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Int. J. Environ. Res. Public Health 2017, 14(9), 1068; https://doi.org/10.3390/ijerph14091068

Screening for Autochthonous Phytoextractors in a Heavy Metal Contaminated Coal Mining Area

1
School of Environmental Science and Engineering, Tianjin University, Tianjin 300072, China
2
Henan Anhuan Environmental Sci-Tech Co., Ltd., Anyang 455000, China
3
School of Environmental Studies, China University of Geosciences, Wuhan 430074, China
4
CNOOC Research Institute, Beijing 100000, China
5
State Key Laboratory of Biogeology and Environmental Geology, China University of Geosciences, Wuhan 430074, China
6
Department of Land and Resources of Henan Province, Zhengzhou 450000, China
*
Author to whom correspondence should be addressed.
Received: 21 July 2017 / Revised: 28 August 2017 / Accepted: 10 September 2017 / Published: 15 September 2017
(This article belongs to the Section Environmental Science and Engineering)
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Abstract

In order to protect public health and crops from soil heavy metal (HM) contamination at a coal mining area in Henan, central China, HM pollution investigation and screening of autochthonous HM phytoextractors were conducted. The concentrations of cadmium (Cd), lead (Pb), copper (Cu) and zinc (Zn) in surface soils exceeded the corresponding local background values and the China National Standard (CNS). The maximum potential ecological risk (RI) was 627.30, indicating very high ecological risk. The monomial risk of Cd contributed the most to the RI, varying from 85.48% to 96.48%. The plant community structure in the study area was simple, and was composed of 24 families, 37 genera and 40 species. B. pilosa, A. roxburghiana, A. argyi, A. hispidus were found to be the most dominant species at considerable risk sites. Based on the comprehensive analysis of Cd concentration, bioconcentration factor, translocation factor and adaptability factor, B. pilosa and A. argyi had potential for phytoextraction at considerable risk sites. A. roxburghiana had potential for Cd phytoextraction at moderately risk sites and A. hispidus seemed suitable for phytostabilization. The results could contribute to the phytoremediation of the similar sites. View Full-Text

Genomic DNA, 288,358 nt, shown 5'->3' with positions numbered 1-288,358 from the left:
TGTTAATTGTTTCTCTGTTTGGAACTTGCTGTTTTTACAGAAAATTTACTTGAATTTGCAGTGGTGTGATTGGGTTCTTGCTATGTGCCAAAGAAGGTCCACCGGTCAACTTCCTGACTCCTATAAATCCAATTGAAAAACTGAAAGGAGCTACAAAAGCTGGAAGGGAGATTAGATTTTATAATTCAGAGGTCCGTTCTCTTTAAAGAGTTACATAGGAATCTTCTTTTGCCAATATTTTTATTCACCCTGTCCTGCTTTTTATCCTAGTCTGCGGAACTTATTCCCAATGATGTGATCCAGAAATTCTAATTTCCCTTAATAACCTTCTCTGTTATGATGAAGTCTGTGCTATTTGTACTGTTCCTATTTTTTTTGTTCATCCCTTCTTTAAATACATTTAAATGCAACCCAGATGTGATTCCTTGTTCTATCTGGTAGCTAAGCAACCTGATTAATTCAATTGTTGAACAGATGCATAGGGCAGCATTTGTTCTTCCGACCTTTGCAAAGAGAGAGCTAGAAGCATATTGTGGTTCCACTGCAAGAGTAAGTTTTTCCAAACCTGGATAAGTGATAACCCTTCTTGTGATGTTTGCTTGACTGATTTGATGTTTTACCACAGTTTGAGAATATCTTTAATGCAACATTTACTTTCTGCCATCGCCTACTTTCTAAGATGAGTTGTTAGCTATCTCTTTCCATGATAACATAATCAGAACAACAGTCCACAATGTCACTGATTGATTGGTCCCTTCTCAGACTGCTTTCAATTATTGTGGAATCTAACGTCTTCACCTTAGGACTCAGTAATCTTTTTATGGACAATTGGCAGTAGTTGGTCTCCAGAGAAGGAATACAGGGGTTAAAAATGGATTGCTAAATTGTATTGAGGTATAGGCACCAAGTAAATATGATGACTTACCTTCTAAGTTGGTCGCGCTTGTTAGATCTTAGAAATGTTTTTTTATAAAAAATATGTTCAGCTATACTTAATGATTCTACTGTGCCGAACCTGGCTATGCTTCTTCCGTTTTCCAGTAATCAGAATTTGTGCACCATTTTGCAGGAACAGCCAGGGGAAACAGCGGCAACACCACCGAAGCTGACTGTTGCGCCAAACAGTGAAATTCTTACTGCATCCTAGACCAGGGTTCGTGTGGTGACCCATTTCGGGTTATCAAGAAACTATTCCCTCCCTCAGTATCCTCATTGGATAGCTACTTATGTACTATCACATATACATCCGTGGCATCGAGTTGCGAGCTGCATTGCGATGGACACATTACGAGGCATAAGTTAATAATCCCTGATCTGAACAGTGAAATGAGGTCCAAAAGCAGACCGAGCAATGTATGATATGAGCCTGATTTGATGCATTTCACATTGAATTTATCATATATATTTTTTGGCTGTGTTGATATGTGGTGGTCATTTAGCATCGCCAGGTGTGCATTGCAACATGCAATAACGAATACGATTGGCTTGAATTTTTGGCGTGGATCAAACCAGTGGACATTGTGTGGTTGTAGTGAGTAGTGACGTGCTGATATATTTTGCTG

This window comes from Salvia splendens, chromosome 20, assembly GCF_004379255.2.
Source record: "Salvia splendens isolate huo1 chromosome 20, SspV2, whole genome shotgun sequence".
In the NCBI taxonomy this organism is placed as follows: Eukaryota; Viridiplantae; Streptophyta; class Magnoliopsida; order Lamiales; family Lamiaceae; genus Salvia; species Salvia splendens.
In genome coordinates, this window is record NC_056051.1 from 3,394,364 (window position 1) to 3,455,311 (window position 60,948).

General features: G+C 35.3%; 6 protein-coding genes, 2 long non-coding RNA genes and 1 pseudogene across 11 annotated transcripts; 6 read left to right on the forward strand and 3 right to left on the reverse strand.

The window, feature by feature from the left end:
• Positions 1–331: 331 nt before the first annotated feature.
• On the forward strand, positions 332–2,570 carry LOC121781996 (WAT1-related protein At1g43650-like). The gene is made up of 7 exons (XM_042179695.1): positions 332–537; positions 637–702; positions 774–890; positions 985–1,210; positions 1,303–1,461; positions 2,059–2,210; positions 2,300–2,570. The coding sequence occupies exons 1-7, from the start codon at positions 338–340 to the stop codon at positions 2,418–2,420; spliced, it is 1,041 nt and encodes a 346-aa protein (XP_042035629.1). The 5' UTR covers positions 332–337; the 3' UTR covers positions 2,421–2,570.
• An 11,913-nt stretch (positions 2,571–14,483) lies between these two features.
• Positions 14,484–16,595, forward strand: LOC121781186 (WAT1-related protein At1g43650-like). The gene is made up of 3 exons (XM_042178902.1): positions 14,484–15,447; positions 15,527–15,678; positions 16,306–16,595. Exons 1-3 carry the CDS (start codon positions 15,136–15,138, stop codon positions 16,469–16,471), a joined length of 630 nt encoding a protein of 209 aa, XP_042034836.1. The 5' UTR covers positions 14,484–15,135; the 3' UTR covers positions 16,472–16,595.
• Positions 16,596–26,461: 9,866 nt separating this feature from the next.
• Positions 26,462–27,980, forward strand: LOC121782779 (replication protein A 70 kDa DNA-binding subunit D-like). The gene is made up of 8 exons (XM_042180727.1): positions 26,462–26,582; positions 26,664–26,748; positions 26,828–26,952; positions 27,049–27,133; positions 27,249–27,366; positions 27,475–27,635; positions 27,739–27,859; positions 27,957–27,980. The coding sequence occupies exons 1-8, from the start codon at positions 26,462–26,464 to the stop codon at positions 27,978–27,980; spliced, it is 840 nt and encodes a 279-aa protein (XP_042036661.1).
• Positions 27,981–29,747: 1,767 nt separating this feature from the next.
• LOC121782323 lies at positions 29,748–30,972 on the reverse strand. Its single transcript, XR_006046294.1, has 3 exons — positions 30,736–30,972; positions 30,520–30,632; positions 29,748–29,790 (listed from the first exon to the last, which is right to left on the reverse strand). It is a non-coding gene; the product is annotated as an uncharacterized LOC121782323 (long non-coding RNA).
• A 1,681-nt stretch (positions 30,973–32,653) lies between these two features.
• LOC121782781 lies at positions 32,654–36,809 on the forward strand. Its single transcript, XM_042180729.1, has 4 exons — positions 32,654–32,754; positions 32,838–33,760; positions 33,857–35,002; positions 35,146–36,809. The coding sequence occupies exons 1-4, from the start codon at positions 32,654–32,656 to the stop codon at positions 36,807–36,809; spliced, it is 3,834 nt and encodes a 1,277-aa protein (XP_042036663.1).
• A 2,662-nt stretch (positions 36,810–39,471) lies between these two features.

Keywords: adaptability factor; gangue dump; heavy metal contamination; native phytoextractor; phytoremediation adaptability factor; gangue dump; heavy metal contamination; native phytoextractor; phytoremediation
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Li, K.; Lun, Z.; Zhao, L.; Zhu, Q.; Gu, Y.; Li, M. Screening for Autochthonous Phytoextractors in a Heavy Metal Contaminated Coal Mining Area. Int. J. Environ. Res. Public Health 2017, 14, 1068.

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